During the years after, while we continued building our lives, for a moment or two, death graciously relinquished the position of seemingly permanent residence it held in our family home. It seemed through marriages, the birth of grandchildren, life’s ups, downs, and a few very close calls (9/11, breast cancer, a pancreatic tumor) we all breathed a little easier. It would visit once in awhile through the devastating loss of a beloved friend, family member, or neighbor, but always left of it’s own accord each time grief began to ease.

Over the course of  the year I moved home, we began to face the unimaginable about mom’s best friend since kindergarten – Ruthie. It was at that time, that death began slowly reinstating itself. While at Ruth’s graveside, the tombstone with the name Zwecher was clearly visible over my mom’s left shoulder. It was a haunting literal image, during mom’s MOST devastating time of loss. Death followed us back home that day, and has once again become a constant presence in our house.

Only this time, our house-guest seems to have matured. It is certainly still demanding of our attention, but in a far less obtrusive and destructive way. No longer a harbinger of something awful, or hurtful, it is now more of a guide towards a great mystery. Perhaps we have grown more comfortable with each other over time. Daily, mom and I speak openly about the presence, or, what she has come to call “the inevitable”.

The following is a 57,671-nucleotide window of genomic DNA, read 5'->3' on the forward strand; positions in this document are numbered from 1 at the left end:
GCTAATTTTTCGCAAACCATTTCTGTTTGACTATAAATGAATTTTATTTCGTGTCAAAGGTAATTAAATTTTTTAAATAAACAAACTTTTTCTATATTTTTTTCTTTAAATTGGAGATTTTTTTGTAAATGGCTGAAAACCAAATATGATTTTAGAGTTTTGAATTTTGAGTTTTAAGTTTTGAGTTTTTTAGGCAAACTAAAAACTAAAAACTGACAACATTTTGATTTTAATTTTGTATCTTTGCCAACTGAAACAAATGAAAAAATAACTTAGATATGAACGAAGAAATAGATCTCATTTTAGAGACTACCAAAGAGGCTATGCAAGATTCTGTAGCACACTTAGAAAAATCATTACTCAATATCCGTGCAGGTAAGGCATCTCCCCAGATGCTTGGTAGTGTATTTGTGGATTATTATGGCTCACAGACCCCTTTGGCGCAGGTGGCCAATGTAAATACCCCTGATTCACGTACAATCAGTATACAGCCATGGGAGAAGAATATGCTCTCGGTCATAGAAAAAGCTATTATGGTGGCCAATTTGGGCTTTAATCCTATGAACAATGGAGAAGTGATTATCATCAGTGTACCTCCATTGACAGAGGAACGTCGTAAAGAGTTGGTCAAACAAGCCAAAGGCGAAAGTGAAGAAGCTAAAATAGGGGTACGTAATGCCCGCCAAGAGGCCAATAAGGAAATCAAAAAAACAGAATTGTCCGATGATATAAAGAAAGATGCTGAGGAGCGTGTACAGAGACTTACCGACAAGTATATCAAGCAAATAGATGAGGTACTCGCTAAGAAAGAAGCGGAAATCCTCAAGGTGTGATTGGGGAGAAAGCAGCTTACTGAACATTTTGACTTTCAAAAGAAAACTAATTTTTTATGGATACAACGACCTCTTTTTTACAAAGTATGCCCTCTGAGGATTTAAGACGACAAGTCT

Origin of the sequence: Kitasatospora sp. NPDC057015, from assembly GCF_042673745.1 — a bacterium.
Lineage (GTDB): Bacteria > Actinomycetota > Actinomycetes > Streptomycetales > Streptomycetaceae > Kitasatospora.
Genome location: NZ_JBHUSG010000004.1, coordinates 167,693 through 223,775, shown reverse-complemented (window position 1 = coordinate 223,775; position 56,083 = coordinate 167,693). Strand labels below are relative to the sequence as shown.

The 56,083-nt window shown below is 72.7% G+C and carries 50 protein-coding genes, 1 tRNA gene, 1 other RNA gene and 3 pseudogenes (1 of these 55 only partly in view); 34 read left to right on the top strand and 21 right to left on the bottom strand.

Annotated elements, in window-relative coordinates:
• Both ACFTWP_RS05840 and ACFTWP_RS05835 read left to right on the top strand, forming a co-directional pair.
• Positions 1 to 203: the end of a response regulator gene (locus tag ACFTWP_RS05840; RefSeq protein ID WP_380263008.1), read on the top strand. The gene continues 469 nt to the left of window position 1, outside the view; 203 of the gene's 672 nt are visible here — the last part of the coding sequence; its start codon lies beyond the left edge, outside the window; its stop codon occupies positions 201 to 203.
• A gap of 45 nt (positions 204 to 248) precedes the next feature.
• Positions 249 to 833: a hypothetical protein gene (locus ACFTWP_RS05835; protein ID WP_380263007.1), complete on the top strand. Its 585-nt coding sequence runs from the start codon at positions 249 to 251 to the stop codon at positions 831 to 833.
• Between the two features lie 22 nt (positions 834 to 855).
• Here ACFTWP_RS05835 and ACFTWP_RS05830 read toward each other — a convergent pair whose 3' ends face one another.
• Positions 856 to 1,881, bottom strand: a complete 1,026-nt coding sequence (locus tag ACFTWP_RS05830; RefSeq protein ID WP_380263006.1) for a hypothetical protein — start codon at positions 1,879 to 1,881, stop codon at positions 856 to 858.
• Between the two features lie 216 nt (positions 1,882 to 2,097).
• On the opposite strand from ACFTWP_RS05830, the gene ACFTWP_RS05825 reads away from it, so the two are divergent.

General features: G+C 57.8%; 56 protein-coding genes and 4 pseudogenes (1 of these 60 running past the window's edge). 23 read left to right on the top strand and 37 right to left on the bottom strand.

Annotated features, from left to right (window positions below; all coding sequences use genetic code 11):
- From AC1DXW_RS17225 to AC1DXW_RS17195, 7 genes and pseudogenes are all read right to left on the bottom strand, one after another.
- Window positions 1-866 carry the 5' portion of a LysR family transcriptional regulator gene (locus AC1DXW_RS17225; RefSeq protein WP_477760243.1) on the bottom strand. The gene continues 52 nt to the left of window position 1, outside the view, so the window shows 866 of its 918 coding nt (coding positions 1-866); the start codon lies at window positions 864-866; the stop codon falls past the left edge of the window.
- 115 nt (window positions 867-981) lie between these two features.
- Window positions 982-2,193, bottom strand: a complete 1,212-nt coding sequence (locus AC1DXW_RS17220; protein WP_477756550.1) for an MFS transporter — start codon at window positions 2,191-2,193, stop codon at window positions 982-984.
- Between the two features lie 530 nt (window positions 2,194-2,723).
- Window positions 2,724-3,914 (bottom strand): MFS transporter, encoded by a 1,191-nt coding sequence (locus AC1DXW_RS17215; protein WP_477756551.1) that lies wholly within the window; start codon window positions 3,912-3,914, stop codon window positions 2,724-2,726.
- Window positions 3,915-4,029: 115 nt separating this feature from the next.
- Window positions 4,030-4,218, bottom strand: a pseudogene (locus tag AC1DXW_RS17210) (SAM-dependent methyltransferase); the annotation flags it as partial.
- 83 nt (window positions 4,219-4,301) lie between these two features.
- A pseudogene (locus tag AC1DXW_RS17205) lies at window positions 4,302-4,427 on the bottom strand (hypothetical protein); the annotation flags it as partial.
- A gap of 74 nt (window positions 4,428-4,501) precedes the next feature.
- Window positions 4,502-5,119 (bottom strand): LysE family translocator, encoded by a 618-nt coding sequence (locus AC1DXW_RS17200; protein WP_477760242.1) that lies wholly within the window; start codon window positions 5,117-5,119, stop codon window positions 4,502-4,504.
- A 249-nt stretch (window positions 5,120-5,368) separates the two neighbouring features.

Recently, after posting the blog about mom’s new health developments, I began to give thought not just to the event, in some unspecified esoteric way, but to the details to be negotiated before, during, and after the time when she is no longer here. Mom has told me that she wants ‘deli’, and from scratch, ‘home made Bethie baking’ (because she knows the act of creating these delicacies will help anchor me), and a celebration back at the house. We have filled out the form for her military service commemorative plaque, and placed it with the documents that will be needed in the moments immediately after she is gone. Beyond that, she has asked me to give thought to what I want to have happen, because as she put’s it “let’s face it, I won’t be there. It’s more about what you and Mike need to heal”

After months of an extensive search I recently landed on the song we will either sing, or play, that will anchor the ritual of mom’s passing. Now hear me dear readers, there was an immediate sense of relief and happiness, yes HAPPINESS to have found this. It is a beautiful piece by Jennifer Berezan called “Fall Down as The Rain”. The first time I played it for my mother she cried. Then she told me two things, first – “it is beautiful and very comforting”, and  then – “I am not sure people will get it”. Even as I write this I smile again, and remember reassuring her to give them more credit. All of which leads me to the reason for such happiness and the point of this particular post.